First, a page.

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    Strong Nuclear Force
    Weak Nuclear Force
    1)Gravity
    2)Electromagnetic
    3)Strong Nuclear Force (SNF)
    4)Weak Nuclear Force (WNF)
    Radioactivity: The emission of radiation by unstable atomic nuclei undergoing radioactive decay.
    It is a process in which atoms with unstable nuclei spontaneously decay emitting subatomic particles and energy as they reconfigure into more stable forms.
    Decay: 1. a spontaneous transformation of an elementary particle into two or more different particles 2. of an excited atom or molecule, losing energy by the spontaneous emission of photons
    Radioactive decay: The spontaneous transformation of an unstable atomic nucleus into a lighter one, in which radiation is released in the form of alpha particles, beta particles, gamma rays, and other particles. The rate of decay of radioactive substances such as carbon 14 or uranium is measured in terms of their half-life.
    {nuclear decay.PNG} nuclear decay.PNG
    Nuclear equations from BBC GCSE Bitesize
    Uranium 238 decay chain from www.unitednuclear.com
    Half-life
    The HALF-LIFE of an atom is the time taken for HALF of the radioisotopes in a sample to decay. The decay of radioisotopes can be used to measure the material’s age.
    The half-life of radioisotopes varies from seconds to billions of years. from ndt-ed.org
    {Half life.jpg} Half life.jpg
    Science in Focus Radioactivity S100LS05 Lammas Science Published on 15 Nov 2012
    Half lives of various elements from no-nukes.org
    Task: Simulate decay by rolling dice and to estimate the decay constant and half-life from the decay curve.

    Essential idea: Energy can be released in nuclear decays and reactions as a result of the relationship between mass and energy.
    7.2 – Nuclear reactions
    (view changes)
    10:24 am
  5. page IB DP Atomic and Nuclear physics edited ... l = ( 3 x 10 8 ) / ( 1.45 x 10-15 ) = 207 nm [UV light] Four fundamental forces Gravitation…
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    l = ( 3 x 10 8 ) / ( 1.45 x 10-15 ) = 207 nm [UV light]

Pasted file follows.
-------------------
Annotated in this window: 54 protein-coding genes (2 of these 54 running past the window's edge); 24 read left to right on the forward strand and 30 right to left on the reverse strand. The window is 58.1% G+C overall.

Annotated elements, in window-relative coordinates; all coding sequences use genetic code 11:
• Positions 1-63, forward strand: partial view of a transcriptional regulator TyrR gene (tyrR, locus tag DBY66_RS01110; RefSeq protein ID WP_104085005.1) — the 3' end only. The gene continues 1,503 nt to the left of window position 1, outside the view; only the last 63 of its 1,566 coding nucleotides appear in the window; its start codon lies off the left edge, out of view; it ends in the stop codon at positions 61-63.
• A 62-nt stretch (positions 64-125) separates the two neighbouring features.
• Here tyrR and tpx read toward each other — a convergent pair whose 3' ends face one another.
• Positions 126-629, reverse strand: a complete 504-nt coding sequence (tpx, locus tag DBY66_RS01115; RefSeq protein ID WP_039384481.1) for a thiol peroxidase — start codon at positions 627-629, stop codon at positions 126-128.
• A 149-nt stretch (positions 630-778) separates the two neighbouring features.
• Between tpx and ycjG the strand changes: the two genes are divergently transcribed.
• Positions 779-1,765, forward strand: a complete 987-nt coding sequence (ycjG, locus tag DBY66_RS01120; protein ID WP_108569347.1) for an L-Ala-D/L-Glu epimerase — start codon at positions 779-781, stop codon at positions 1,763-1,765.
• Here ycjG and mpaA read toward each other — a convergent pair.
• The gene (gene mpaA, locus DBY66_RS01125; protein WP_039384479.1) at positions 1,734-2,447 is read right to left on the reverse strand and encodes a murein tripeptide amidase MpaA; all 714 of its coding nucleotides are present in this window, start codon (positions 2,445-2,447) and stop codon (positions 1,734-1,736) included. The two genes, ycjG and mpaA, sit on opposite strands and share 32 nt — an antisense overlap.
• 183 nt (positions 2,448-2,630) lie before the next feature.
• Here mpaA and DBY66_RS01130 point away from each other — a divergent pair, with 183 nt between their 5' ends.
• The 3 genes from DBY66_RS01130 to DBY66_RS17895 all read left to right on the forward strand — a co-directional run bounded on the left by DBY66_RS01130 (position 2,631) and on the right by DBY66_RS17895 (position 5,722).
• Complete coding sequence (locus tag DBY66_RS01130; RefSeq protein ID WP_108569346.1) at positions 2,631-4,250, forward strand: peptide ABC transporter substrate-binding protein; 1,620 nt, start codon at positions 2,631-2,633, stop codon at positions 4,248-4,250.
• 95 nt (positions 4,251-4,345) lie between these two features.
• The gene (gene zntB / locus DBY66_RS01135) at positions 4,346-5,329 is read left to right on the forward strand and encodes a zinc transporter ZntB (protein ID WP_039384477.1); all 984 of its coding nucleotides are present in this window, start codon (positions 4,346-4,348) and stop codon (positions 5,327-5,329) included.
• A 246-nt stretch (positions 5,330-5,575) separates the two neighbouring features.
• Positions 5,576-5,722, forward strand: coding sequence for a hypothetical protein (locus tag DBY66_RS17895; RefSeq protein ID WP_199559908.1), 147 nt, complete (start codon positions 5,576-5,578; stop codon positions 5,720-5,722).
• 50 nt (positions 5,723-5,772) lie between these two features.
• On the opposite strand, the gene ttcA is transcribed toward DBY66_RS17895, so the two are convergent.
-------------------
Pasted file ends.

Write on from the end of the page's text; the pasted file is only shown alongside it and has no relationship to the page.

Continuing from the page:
Four fundamental forces
    Gravitational force
    Electromagnetic force
    Strong Nuclear Force
    Weak Nuclear Force

    1)Gravity
    2)Electromagnetic
    (view changes)
    10:19 am
  6. page IB DP Atomic and Nuclear physics edited ... • Aim 9: the use of radioactive materials requires the development of safe experimental practi…
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    • Aim 9: the use of radioactive materials requires the development of safe experimental practices and methods for handling radioactive materials
    What Does An Atom REALLY Look Like? {https://yt3.ggpht.com/-8gtjXJPxH7o/AAAAAAAAAAI/AAAAAAAAAAA/5ytj_6r0PxA/s88-c-k-no-mo-rj-c0xffffff/photo.jpg} The Science Asylum Published on 12 Jul 2017
    ...
    the discrete frequencies/wavelenths of light energy.emission spectrum (discrete frequencies/wavelenths).
    Atomic spectra
    atomic electrons can only exist in certain discrete energy levels.
    ...
    c = f l
    l = ( 3 x 10 8 ) / ( 1.45 x 10-15 ) = 207 nm [UV light]
    Four fundamental forces
    1)Gravity
    2)Electromagnetic
    3)Strong Nuclear Force (SNF)
    4)Weak Nuclear Force (WNF)

    Essential idea: Energy can be released in nuclear decays and reactions as a result of the relationship between mass and energy.
    7.2 – Nuclear reactions
    (view changes)
    10:17 am
  7. page IB DP Atomic and Nuclear physics edited ... • Aim 9: the use of radioactive materials requires the development of safe experimental practi…